Who are We?
Khmer Health Advocates (KHA) was founded with a mission to care for the health needs of survivors of the Mahandorai (the Cambodian holocaust), and their families. The KHA torture treatment program is one of the first programs for the torture victims in the United States. As the only Cambodian health organization in the United States, KHA provides care for people in Connecticut and Western Massachusetts, and advocates for survivors across the nation.
Khmer Health Advocates was founded in Connecticut in 1982 by Theanvy Kuoch, a Cambodian woman survivor, and three American nurses, Mary F Scully, Irene Bjorkland, and Lynn Kirby who worked in refugee camps in Thailand. KHA was founded to address the critical health needs of the thousands of Cambodians who had fled a decade of war, starvation, and torture in their homeland, and had arrived as refugees in the United States. Traumatized and suffering from multiple health problems, the refugees needed special help to cope with life in their new country and new language, and to begin the process of healing. KHA’s Cambodian and American professional health workers stepped in to provide care to individuals and their entire families, in the Khmer language, and in a culturally sensitive manner.
Funding and Support
KHA’s programs and services have received local, national, and international recognition and financial support from foundations, The United Nations Voluntary Fund for Victims of Torture (UNVFVT), government agencies, and individuals.
A Group at Risk
Like other survivors of war and concentration camps, a large number of Cambodian refugees suffer from serious mental and physical health problems. Post traumatic stress disorder, depression, and obsessive compulsive disorder are common, and hypertension, headache, digestive and respiratory diseases, fatigue, and physical signs of premature aging greatly reduce the quality of life of survivors. Effects of past trauma combined with the huge challenge of adjusting to life in America has led to severe social problems among Cambodians as well substance abuse, domestic violence, formation of youth gangs, suicide, and the breakdown of family communication.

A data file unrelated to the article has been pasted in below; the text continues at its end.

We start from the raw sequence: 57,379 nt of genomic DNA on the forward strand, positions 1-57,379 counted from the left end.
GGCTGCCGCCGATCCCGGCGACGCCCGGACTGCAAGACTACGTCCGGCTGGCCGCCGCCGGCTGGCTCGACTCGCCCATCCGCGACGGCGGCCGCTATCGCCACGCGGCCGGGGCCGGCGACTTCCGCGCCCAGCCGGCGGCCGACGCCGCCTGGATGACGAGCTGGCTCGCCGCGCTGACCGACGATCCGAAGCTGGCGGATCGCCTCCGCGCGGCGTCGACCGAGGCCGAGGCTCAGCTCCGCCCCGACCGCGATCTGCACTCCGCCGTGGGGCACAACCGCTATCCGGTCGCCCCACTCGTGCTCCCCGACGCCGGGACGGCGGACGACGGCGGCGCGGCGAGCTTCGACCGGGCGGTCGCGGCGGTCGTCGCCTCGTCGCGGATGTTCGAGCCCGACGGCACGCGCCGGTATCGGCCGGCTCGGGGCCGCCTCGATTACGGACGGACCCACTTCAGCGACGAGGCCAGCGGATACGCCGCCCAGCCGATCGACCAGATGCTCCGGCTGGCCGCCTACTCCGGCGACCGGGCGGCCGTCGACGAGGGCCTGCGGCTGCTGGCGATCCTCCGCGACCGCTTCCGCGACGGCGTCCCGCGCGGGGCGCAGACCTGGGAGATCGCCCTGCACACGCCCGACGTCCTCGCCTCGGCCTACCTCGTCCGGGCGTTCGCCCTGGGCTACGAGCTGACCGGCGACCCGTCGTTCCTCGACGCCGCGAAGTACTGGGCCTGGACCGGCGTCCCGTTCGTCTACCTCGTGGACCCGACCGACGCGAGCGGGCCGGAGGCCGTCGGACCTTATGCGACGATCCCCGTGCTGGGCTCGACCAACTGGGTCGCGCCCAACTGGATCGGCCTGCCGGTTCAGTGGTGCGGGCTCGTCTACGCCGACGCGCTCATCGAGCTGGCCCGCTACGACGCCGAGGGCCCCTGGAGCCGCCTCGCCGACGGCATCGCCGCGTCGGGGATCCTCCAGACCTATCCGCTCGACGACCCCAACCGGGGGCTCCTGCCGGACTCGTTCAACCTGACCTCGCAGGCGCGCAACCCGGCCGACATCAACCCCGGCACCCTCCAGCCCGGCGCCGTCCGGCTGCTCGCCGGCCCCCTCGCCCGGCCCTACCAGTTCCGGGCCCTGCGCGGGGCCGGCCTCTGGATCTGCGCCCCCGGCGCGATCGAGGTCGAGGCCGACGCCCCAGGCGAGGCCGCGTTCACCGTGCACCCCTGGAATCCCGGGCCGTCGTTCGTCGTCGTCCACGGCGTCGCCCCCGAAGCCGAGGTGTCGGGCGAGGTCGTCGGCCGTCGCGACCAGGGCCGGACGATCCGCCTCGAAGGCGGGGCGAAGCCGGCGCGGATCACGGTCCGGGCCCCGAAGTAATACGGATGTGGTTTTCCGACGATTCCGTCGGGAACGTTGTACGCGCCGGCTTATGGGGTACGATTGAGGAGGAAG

These problems do not lend themselves to quick solutions. They require long-term, in-depth care and counseling. Moreover, the number of patients presenting themselves with symptoms of Post traumatic Stress Disorder (PTSD) does not decrease with the passage of time, and an individual’s symptoms can increase in severity as he or she grows older. The need for KHA’s services remains strong among Cambodians in Southern New England. KHA’s commitment to the Cambodian-American community remains just as strong. To address these needs, KHA operates one of the first treatment programs for torture victims in the United States and is now developing a model program for the use of telemedicine, which may eventually assure access to care for survivors across the United States.
Making a Difference Since 1982, KHA has provided innovative outreach and therapeutic care to Cambodians living in New England.